BANGKOK — Thailand is facing a mounting problem of waste from electronic and electrical equipment, known as WEEE or e-waste, with massive amounts being dumped in landfill across the country because of its weak laws on waste mangement.
On June 8, Thai police seized more than 200,000 tons of e-waste imported by a company located in Chachoengsao, one of three provinces affected. Police also found several smuggled containers of e-waste at Laem Chabang, Thailand’s largest commercial port.
“The e-waste was imported in containers and falsely declared as second-hand electrical equipment, but it fact, it is all e-waste to be [dumped] here in Thailand. Some valuable parts such as metals will be re-sold, while other hazardous components are dumped improperly in landfills,” said Surapol Chamart, an inspector general at the industry ministry.
Raids have uncovered more smuggled e-waste in nearby areas, and raised concerns that millions of tons of hazardous waste have been smuggled into Thailand in recent years, going under the radar of the authorities.
Thailand is estimated to produce about 3.3 million tons of hazardous waste from almost 70,000 industrial factories across the country. That excludes 600,000 tons of e-waste from users of hi-tech electrical equipment, particularly personal computers and mobile phones.
Mismanagement and loopholes in the law have also made Thailand a dumping ground for e-waste from other countries, with some profiting from selling on valuable elements of electronic products coming from places including Singapore, Europe, China and Sri Lanka.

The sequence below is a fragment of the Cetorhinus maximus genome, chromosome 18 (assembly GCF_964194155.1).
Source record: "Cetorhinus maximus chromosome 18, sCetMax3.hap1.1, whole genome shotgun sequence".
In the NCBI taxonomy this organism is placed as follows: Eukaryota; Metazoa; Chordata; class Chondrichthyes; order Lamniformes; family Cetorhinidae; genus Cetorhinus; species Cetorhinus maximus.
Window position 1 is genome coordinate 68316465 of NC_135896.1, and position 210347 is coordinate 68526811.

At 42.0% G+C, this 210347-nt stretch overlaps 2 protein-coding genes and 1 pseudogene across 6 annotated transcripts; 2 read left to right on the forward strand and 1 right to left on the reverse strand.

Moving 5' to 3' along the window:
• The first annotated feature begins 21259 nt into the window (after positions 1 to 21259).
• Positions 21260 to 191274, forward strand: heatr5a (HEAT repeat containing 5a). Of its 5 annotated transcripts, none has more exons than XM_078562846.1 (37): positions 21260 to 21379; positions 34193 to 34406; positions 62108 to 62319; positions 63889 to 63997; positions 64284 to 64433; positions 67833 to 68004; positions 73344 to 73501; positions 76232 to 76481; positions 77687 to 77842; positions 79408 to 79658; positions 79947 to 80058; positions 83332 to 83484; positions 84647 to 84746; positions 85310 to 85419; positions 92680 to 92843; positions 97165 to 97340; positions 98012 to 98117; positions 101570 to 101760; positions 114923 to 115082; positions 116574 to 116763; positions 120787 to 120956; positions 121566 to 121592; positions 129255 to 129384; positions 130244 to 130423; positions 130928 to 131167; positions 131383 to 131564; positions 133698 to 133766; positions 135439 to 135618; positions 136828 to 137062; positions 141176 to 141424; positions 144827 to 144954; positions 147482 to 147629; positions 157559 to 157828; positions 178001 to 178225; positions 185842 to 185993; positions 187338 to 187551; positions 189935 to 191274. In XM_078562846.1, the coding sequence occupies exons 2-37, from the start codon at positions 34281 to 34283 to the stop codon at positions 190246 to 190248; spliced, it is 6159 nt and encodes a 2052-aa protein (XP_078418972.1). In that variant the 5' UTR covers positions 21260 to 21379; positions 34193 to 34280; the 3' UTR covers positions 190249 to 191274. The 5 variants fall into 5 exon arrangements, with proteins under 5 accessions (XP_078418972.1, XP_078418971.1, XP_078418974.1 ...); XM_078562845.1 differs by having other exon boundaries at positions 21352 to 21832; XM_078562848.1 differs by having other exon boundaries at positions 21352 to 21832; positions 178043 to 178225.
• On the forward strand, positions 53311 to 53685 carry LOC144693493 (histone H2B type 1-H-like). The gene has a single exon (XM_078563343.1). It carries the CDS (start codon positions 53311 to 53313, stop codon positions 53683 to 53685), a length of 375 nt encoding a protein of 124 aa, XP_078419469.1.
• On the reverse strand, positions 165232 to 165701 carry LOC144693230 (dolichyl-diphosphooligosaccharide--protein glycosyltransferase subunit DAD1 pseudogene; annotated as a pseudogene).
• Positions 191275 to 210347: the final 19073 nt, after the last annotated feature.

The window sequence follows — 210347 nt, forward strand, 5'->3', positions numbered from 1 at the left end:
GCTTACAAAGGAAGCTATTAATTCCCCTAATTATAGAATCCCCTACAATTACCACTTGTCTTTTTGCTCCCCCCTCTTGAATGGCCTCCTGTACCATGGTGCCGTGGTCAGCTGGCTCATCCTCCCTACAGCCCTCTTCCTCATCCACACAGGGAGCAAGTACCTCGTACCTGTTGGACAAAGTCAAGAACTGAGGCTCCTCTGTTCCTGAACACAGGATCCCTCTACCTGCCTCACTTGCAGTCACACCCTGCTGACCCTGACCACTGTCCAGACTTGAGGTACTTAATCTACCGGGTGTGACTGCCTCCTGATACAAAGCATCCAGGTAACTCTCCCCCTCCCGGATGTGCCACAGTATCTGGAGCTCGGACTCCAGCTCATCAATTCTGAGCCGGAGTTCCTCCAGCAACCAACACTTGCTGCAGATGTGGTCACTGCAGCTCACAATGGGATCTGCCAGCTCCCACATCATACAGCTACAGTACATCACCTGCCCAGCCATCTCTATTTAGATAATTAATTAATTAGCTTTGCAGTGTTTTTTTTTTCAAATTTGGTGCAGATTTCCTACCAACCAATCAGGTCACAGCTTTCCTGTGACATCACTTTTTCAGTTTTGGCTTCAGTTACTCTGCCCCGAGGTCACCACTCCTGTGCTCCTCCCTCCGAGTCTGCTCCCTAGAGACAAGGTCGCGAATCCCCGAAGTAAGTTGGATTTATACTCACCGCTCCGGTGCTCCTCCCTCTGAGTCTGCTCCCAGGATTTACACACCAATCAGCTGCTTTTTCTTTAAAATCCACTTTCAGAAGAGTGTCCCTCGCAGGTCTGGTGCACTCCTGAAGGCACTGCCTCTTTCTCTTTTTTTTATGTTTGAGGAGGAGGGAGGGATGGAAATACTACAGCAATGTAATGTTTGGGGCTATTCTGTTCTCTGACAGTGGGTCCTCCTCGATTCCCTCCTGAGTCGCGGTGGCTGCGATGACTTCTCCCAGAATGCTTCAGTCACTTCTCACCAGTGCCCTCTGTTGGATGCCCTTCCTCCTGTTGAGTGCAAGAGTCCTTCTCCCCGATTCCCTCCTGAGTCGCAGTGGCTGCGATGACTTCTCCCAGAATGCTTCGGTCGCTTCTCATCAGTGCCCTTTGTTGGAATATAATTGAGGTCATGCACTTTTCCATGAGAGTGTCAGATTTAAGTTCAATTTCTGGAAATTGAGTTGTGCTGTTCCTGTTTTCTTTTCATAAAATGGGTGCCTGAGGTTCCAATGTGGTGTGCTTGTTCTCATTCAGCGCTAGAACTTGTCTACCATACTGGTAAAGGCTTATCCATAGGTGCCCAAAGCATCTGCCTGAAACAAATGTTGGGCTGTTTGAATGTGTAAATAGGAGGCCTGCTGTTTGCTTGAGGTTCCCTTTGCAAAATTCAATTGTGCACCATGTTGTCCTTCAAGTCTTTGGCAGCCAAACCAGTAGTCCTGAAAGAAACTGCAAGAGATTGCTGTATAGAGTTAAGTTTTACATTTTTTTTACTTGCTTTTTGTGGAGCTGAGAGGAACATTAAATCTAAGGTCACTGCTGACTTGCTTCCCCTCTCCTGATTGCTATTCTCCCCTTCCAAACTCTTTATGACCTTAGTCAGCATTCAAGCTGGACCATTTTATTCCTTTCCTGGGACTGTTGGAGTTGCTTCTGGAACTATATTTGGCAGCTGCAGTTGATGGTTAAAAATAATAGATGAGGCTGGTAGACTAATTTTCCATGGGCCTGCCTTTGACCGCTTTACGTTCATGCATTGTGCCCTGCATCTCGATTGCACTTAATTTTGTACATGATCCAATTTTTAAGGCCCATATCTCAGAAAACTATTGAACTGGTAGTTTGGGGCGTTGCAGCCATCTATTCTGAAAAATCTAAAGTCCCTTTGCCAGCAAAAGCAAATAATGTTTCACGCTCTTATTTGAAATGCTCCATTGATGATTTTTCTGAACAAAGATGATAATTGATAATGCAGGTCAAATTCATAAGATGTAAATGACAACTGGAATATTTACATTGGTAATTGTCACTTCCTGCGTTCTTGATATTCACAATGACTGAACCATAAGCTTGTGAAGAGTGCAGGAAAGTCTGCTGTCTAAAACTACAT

The lack of stringent and proper laws on e-waste management raises doubts about how Thailand will deal with the vast amounts of electronic waste products that are expected to come in with the opening up of the Eastern Economic Corridor. The EEC is a special economic zone that spans more than 13,000 sq km along the coast of the Gulf of Thailand, which is designed to accommodate hi-tech investment and move the country toward the so-called “Thailand 4.0” digital era.
Currently, Thailand has a law governing toxic waste, but it only covers hazardous waste from industrial factories and is overseen by the industry ministry’s department of industrial works. It does not address e-waste.
The country is drafting a new law covering broader areas of e-waste management, seeking to put more responsibility on producers of electrical equipment. However, the legislation seems to have stalled.
Sumetha Wichienpet, director of the waste and hazardous substance management bureau, said drafting of the new law began in 2012 and it was finally approved by the cabinet in 2015.
However, the draft was held up by the office of the council of state, which has spent years re-working its content.
Previously, the law was designed around an idea of “extended producer responsibility”, putting the responsibility of collecting end-of-life equipment and sending it as e-waste to local authorized recycling companies on electronic equipment producers, according to Sujitra Vassanadumrongdee, a researcher at the center of excellence for environmental and hazardous waste management at Bangkok’s Chulalongkorn University, who was involved in the process of drafting the law.
However, sources familiar with the issue say lawmakers have been lobbied in recent years about changing the wording of the law to help reduce the responsibility of electrical equipment producers, who are wary of taking on the extra costs of waste management.
“That’s why it [has been such a long] vetting process and this important environmental law has gone nowhere. It could also destroy the reputation of Thailand regarding waste management at a time when the country is moving toward a more digital era when a great deal of hi-tech equipment will be used,” said a government source who asked not to be named.